Journal Federal Cons LogoI was reminded by Thomas Kidd in his excellent article about Benjamin Franklin in yesterday’s Wall Street Journal that the Constitutional Convention kicked off activities this month on May 14, 1787 and then really got down to business on May 25. In light of recent claims by David Barton that “every clause of the Constitution has an overarching Biblical theme to it. Because they understood the nature of man, the nature of God, the nature of government, and that all comes from a study of the Bible in the study of history,” I thought it would be good to read through the notes taken by James Madison on a daily basis. For my reading, I am using the 1893 version edited by E.H. Scott and published by Albert, Scott & Company. Another reading option from the Avalon project provides a link to each day’s entry (see also this one from Ashland University). I hope you will read along with me.

I plan to look for the Bible in the notes of the Convention. Surely, if the Bible influenced much of the Constitution, I will find frequent references to it in my reading. I will report every one I find.

I hope readers will also read along in order to keep me honest and help discern the influences which animated the delegates to create the form of government we now enjoy.

Madison’s first dated entry was May 14:

Monday, May 14th, 1787,
Was the day fixed for the meeting of the Deputies in Convention, for revising the federal system of government. On that day a small number only had assembled. Seven States were not convened till,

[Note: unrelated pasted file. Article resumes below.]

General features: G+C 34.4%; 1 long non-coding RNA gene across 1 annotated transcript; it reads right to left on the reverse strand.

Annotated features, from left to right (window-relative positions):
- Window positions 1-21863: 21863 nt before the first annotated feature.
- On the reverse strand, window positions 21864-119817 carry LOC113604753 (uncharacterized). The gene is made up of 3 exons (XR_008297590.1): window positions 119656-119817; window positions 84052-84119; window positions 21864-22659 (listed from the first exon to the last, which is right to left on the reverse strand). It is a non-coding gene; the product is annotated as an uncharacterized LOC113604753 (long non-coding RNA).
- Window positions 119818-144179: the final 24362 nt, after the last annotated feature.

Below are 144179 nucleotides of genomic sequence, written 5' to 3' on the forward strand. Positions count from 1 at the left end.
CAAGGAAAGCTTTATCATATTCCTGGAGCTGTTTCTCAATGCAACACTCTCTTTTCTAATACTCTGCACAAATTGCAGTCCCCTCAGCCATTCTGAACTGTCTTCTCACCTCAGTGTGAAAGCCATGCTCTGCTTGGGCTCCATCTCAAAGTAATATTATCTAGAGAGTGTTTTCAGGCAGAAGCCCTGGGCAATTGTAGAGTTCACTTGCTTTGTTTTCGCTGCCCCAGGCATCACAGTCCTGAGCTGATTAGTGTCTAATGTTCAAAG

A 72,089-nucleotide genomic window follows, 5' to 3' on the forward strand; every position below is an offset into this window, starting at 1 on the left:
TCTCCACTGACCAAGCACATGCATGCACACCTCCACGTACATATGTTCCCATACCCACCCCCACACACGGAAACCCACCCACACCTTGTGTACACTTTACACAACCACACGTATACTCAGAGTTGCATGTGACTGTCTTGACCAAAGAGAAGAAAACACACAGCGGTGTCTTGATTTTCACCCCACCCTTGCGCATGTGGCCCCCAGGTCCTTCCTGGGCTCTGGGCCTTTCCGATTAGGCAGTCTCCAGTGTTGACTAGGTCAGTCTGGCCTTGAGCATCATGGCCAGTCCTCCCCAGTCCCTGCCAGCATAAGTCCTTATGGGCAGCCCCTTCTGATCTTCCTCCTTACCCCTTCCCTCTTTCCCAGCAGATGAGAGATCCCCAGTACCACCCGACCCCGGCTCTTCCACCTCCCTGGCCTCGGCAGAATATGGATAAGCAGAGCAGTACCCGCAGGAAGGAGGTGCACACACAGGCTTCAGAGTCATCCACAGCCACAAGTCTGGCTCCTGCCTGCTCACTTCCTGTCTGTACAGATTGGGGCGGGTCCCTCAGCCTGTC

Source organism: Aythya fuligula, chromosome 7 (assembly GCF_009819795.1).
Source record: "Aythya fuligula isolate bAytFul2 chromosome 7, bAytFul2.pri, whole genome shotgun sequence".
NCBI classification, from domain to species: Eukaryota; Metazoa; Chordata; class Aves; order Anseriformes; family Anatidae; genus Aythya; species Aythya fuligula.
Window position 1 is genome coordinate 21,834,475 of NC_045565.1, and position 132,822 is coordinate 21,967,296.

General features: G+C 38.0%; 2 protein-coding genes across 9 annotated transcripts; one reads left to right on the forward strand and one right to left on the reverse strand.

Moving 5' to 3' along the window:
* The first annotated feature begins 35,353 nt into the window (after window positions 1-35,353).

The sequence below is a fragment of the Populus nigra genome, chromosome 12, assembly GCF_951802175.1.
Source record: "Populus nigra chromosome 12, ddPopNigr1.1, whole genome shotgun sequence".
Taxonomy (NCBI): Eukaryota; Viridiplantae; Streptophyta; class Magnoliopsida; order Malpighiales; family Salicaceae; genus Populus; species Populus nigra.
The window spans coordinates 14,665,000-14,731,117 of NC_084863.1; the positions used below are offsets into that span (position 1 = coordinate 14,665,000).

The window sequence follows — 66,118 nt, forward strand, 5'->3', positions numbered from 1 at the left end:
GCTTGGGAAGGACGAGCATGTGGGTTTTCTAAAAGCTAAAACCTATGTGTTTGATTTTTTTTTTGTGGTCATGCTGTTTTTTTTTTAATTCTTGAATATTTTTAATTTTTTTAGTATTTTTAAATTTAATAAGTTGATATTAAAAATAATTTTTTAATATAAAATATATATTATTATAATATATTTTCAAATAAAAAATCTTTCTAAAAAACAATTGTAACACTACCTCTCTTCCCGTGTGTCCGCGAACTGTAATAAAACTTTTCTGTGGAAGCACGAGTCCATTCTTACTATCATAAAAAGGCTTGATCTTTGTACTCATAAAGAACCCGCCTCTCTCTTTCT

Friday, May 25th.
When the following members appeared: (p. 53)

Madison then listed the delegates in the first meeting.

The first order of business on May 25, 1787 was to elect a president. George Washington was unanimously chosen:

Mr. Robert Morris informed the members assembled, that, by the instruction and in behalf of the deputation of Pennsylvania, he proposed George Washington, Esquire, late Commander-in-Chief, for President of the Convention.* Mr. John Rutledge seconded the motion, expressing his confidence that the choice would be unanimous; and observing, that the presence of General Washington forbade any observations on the occasion which might otherwise be proper.

General Washington was accordingly unanimously elected by ballot, and conducted to the Chair by Mr. R. Morris and Mr. Rutledge ; from which, in a very emphatic manner, he thanked the Convention for the honor they had conferred on him; reminded them of the novelty of the scene of business in which he was to act, lamented his want of better qualifications, and claimed the indulgence of the House towards the involuntary errors which his inexperience might occasion.

Following the selection of a secretary and rules committee, the Convention adjourned until May 28.